Fans waited all night in San Diego at Comic-Con for the chance to see the "Firefly" cast reunite for the show's 10th anniversary. When the panel finally began on Friday afternoon, tears fell and ear drums were shattered as the loyal followers of Joss Whedon's sci-fi western witnessed the cast and Whedon gather for the first time in a decade.
Though the 2002 series only lasted one season, its audience has been so passionate and vocal about their hunger for more "Firefly." The fan reaction led Whedon to release a 2005 film spinoff called "Serenity" and caused this reunion panel to be one of the most-anticipated events at Comic-Con. (And good news for those who couldn't be at Comic-Con: Science Channel shot a new one-hour special chronicling the "Firefly" cast reunion that will air on Sunday, Nov. 11)
"The 27 people that saw it when it aired loved it," Whedon said of "Firefly" at one point in the panel, joking about its DVD-centric fanbase.
Below, find out what the stars how to say about their character, what Whedon would have done with a "Firefly" Season 2 and much more from the emotional Comic-Con panel.
The event started off with a "Firefly" clip reel, set to LMFAO's "Sexy & I Know It", eliciting screams and then the crowd got on their feet as Nathan Fillion (Mal), Alan Tudyk (Wash), Adam Baldwin (Jayne), Summer Glau (River), Sean Maher (Simon), writer Jose Molina, writer/director Tim Minear and of course, creator Joss Whedon took the stage. Soon, the tears started to fall.
Summer Glau began crying after Joss came out.
When Whedon was asked what this "Firefly" 10th anniversary Comic-Con event meant to him, he said, via Entertainment Weekly, "Everything we were doing was for the right reasons, with the right people, that we were making something that was more than the sum of its parts, that I had the best cast I will ever work with." He jokingly added, "We also had Alan."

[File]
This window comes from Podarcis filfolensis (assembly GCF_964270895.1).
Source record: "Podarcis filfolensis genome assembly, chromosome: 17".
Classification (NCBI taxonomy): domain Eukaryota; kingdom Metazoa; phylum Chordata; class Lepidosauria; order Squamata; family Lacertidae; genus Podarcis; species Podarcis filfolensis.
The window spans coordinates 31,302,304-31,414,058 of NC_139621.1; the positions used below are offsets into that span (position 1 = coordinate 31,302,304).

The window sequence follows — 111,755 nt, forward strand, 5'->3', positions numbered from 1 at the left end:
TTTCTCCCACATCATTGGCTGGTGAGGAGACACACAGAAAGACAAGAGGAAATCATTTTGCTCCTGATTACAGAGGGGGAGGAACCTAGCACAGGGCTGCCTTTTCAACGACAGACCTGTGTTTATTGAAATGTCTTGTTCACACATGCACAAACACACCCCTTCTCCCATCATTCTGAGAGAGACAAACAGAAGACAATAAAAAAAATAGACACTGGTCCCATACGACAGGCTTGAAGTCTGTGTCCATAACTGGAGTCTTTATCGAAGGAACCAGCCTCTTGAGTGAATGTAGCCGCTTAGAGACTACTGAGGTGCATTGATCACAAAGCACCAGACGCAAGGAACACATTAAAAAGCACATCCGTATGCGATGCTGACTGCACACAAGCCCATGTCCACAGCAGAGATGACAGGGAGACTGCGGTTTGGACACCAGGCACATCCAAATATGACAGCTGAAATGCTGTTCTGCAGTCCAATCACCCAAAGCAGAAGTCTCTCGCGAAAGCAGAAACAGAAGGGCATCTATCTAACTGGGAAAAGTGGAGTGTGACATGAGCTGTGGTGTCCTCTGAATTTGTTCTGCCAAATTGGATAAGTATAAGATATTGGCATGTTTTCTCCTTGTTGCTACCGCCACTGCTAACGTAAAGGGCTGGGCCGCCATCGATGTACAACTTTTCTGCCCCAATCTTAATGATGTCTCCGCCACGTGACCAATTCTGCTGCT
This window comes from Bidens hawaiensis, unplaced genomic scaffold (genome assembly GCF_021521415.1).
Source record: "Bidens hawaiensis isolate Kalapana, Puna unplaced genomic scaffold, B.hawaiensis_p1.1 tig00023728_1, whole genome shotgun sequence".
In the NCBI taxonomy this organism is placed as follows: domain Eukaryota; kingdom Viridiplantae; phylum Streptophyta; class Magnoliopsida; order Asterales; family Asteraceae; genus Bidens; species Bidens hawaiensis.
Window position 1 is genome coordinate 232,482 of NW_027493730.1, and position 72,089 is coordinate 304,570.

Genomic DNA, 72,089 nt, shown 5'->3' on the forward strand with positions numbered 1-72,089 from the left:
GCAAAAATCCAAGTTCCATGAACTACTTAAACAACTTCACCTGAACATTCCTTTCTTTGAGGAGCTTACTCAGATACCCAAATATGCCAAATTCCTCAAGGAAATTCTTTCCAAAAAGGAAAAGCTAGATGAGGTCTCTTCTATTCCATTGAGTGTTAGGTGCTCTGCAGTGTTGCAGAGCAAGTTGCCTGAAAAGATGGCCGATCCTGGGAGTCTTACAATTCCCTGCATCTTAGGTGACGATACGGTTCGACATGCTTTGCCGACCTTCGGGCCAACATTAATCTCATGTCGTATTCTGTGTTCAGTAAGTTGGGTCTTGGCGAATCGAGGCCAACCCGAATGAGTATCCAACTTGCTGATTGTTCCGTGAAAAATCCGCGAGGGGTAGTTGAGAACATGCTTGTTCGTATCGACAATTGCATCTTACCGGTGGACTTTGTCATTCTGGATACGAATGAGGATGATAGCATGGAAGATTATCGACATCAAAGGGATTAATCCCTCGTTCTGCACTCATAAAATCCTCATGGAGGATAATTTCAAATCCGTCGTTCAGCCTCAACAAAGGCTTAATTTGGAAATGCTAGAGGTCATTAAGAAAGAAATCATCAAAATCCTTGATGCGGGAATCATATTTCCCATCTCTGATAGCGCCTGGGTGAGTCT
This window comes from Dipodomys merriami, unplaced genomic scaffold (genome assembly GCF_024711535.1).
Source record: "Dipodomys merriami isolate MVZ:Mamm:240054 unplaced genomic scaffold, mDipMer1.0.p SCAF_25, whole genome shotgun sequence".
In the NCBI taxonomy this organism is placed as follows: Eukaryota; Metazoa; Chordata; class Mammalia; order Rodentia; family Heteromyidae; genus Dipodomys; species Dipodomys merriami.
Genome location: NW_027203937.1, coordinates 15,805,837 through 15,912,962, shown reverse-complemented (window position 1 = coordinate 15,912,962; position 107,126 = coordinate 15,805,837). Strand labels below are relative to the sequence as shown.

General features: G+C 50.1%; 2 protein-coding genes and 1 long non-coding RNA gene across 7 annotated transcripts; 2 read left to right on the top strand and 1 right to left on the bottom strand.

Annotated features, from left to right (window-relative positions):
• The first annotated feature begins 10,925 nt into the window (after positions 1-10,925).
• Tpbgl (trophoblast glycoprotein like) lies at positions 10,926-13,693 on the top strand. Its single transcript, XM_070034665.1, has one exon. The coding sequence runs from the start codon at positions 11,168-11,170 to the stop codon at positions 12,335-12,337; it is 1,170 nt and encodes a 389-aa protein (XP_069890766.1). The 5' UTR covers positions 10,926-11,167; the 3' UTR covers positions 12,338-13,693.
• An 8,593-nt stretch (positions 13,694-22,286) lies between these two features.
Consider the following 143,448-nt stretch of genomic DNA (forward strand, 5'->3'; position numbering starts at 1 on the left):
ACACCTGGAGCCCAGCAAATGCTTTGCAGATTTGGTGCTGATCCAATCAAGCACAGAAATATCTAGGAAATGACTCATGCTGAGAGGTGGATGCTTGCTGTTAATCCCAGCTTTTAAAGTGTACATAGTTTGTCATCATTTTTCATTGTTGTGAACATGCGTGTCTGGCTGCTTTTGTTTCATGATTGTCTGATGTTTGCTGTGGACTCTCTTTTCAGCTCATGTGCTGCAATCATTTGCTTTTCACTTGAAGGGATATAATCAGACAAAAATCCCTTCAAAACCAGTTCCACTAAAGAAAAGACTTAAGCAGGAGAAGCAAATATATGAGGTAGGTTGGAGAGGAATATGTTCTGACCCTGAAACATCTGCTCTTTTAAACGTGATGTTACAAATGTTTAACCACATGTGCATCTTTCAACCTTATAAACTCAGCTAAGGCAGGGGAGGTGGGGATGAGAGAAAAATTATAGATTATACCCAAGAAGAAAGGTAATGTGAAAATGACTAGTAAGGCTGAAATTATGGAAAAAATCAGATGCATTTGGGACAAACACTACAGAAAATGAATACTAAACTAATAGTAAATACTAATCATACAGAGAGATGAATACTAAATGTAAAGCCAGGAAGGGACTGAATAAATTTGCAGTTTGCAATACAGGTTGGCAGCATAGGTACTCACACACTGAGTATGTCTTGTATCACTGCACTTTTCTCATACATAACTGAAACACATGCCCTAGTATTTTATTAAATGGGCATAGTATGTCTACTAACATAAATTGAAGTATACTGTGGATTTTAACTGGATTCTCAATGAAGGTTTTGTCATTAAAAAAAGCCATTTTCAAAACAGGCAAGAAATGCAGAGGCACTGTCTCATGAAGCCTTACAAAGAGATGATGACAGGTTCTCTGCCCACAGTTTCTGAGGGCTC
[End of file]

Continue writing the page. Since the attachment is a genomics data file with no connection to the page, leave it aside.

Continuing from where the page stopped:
After "Firefly" star Fillion was asked the same question, he said Mal is the "best character [he's] ever played." As the actor started to get emotional, he said, via The Insider's Jarett Wieselman, "If I can get through this without crying, it'll look a lot cooler."
In "Firefly's" early stages, Fillion helped bring the cast together by creating a game. "We're learning everyone's names. It's a contest. I'm winning," the star told the Comic-Con crowd via Cinema Blend.
Fittingly, later in the panel, Whedon spoke highly of Fillion's leadership role, both on and off screen.
With an audience filled with fans sporting Jayne's hat, when a "Firefly" clip rolled of the moment he receives it, more screams erupted, especially after Baldwin, who played Jayne, whipped out the hat.
"This hat is a goldmine. It's like a birthday cake in a wasteland," Baldwin added, via HitFix.
When actress Glau was asked about her role on "Firefly," she said:
Whedon also told the audience that more "Firefly" comic books are on the way and though he's not into doing an animated series, he would do a radio show. On the spot, Tudyk and Fillion started acting one out.
Whedon also shared what "Firefly" Season 2 would have looked like and how it would have differed from the "Firefly" feature film "Serenity."
"It would've been littler. Most of the Reavers would've been off-screen ... I don't think I would have killed anybody," Whedon told the audience, via Hitfix, causing Tudyk, whose character was killed off, to raise his hands in the air. "I think we would've delved more into the Blue Sun conspiracy, which we had to drop. And we would've learned about Book and about Inara. For some reason, that's the question that's going to make me cry."
The "Firefly" cast and crew also shared their favorite fan stories and writer Minear's was quite poignant for the moment.
And Tudyk's favorite fan art story hit home with the panelists and audience.
Though the entire "Firefly" panel was emotional for those on and off-stage (and onlookers via Twitter), Whedon got the most choked up when he spoke to fans at the end (via EW): "When I see you guys, I don't think the show is off the air. I don't think there's a show. I think, that's what the world is like. I think there are spaceships, there are horses, and our story is alive."